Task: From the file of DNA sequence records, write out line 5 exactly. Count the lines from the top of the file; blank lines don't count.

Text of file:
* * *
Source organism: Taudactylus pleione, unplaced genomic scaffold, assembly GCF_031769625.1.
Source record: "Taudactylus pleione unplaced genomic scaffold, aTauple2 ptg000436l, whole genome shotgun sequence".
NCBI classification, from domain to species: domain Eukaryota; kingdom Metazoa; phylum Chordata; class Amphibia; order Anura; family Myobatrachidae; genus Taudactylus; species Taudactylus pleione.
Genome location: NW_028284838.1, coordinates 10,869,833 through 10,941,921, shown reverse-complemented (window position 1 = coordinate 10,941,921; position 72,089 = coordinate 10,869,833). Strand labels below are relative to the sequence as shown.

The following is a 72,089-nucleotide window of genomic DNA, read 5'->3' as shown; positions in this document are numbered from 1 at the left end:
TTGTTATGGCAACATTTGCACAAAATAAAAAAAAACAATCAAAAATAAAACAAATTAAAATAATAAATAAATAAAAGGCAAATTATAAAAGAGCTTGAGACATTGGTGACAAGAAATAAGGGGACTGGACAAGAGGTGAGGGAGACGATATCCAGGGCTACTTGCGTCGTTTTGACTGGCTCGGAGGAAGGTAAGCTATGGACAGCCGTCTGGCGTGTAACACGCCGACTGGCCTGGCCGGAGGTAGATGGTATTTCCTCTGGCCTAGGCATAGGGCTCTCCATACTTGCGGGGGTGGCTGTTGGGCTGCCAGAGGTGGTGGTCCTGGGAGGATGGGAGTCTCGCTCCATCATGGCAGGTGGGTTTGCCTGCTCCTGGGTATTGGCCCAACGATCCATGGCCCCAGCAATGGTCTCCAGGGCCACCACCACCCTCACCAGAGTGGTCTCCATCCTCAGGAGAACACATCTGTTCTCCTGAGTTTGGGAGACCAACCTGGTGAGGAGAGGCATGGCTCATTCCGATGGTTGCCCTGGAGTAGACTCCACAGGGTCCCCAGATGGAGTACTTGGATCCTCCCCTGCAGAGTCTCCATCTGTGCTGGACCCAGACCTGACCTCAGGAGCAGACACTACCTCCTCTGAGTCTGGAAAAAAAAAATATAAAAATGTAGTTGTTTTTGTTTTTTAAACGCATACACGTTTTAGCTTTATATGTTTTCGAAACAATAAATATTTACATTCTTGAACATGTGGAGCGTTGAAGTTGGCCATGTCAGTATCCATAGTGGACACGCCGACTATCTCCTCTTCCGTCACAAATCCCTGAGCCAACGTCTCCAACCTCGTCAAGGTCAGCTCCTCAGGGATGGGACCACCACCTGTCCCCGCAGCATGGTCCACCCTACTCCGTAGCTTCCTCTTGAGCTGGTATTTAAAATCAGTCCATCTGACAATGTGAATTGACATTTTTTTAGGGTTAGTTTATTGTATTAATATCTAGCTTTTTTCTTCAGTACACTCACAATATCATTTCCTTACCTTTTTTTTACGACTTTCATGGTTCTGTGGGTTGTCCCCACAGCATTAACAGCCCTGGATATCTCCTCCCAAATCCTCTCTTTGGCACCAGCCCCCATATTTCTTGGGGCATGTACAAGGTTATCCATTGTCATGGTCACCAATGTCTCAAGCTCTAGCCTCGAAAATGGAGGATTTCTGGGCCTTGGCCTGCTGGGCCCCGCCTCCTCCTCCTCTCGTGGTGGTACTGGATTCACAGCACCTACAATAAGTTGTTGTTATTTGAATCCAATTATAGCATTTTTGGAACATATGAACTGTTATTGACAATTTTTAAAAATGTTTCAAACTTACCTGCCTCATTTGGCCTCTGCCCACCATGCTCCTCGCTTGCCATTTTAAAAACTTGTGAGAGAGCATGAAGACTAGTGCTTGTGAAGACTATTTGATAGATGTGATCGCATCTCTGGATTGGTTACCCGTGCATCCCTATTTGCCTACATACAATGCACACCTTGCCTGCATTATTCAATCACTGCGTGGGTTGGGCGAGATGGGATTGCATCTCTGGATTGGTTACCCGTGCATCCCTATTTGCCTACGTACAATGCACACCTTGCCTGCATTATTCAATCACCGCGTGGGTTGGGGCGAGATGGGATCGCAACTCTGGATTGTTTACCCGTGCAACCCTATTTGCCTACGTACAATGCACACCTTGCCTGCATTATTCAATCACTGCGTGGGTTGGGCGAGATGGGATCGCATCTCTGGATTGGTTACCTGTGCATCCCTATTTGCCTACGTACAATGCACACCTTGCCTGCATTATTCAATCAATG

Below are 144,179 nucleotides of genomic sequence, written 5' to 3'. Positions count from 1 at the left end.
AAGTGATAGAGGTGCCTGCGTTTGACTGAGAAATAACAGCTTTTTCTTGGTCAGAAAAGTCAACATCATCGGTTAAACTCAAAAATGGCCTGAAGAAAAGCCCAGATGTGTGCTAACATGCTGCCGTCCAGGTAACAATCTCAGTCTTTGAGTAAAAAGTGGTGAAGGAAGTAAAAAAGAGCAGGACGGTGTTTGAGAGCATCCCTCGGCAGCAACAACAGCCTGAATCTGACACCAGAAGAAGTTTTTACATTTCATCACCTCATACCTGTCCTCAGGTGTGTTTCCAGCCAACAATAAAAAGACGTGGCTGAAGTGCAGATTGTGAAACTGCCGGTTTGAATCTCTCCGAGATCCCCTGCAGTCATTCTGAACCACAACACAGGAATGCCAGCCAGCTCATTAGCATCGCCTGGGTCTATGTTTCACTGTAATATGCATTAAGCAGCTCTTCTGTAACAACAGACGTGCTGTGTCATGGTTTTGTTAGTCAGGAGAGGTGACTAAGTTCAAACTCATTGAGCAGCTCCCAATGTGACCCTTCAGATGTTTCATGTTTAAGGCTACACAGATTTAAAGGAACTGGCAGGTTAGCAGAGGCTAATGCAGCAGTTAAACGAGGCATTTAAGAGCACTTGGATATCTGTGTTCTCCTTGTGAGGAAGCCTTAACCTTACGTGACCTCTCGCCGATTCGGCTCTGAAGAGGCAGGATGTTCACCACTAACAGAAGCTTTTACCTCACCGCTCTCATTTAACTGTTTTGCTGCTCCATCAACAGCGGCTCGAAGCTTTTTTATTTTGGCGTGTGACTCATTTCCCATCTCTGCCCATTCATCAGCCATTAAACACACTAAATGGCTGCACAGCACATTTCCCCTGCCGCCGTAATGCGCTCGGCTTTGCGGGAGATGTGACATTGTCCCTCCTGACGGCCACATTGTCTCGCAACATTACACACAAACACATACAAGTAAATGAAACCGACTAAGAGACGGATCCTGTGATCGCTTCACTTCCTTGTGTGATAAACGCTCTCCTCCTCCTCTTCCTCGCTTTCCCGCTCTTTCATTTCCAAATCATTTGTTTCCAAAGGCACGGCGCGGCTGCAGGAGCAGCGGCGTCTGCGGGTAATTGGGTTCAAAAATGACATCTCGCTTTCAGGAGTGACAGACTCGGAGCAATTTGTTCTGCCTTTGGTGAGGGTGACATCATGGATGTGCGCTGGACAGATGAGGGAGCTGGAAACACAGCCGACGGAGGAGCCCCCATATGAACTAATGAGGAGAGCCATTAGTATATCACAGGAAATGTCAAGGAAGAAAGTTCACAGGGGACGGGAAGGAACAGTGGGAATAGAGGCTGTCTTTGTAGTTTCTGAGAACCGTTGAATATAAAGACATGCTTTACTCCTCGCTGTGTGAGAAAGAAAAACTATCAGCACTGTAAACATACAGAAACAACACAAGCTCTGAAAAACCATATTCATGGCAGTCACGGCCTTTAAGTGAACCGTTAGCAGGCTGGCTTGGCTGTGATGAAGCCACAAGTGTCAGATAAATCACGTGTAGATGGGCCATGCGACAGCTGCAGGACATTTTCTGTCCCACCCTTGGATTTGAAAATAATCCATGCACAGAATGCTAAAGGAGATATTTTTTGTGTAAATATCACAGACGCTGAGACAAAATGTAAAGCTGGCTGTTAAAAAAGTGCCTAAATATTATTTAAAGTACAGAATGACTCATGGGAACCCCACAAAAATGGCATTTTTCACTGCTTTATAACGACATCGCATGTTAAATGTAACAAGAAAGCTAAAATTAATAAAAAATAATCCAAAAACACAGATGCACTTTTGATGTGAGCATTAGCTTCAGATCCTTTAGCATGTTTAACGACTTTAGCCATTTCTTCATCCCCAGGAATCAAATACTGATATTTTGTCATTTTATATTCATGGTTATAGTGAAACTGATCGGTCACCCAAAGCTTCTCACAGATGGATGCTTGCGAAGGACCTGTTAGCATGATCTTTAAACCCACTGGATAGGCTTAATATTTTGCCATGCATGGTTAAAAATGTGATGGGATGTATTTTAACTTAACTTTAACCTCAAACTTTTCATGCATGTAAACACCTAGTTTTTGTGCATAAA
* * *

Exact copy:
The following is a 72,089-nucleotide window of genomic DNA, read 5'->3' as shown; positions in this document are numbered from 1 at the left end: